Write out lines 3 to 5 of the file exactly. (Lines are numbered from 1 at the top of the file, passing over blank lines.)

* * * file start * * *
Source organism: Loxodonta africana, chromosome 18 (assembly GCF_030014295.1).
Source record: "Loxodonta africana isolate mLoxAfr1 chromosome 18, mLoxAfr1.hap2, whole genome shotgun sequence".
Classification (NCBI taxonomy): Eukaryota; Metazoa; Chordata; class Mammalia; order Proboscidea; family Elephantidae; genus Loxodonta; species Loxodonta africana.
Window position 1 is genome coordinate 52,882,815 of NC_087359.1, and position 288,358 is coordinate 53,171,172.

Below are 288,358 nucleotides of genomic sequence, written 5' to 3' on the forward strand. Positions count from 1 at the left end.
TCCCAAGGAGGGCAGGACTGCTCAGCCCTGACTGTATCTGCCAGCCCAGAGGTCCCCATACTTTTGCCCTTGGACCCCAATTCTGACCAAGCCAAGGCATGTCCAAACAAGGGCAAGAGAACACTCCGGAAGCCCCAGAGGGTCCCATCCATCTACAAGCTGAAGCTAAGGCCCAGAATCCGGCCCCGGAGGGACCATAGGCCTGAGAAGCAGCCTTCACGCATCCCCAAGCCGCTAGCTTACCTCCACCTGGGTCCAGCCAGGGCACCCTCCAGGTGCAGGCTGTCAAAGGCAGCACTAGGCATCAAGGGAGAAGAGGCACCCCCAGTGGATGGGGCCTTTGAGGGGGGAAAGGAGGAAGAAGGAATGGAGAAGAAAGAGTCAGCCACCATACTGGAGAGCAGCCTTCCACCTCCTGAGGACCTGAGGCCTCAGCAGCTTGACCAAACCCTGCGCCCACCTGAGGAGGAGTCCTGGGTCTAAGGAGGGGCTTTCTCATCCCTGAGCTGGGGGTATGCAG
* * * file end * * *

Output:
Classification (NCBI taxonomy): Eukaryota; Metazoa; Chordata; class Mammalia; order Proboscidea; family Elephantidae; genus Loxodonta; species Loxodonta africana.
Window position 1 is genome coordinate 52,882,815 of NC_087359.1, and position 288,358 is coordinate 53,171,172.

Below are 288,358 nucleotides of genomic sequence, written 5' to 3' on the forward strand. Positions count from 1 at the left end.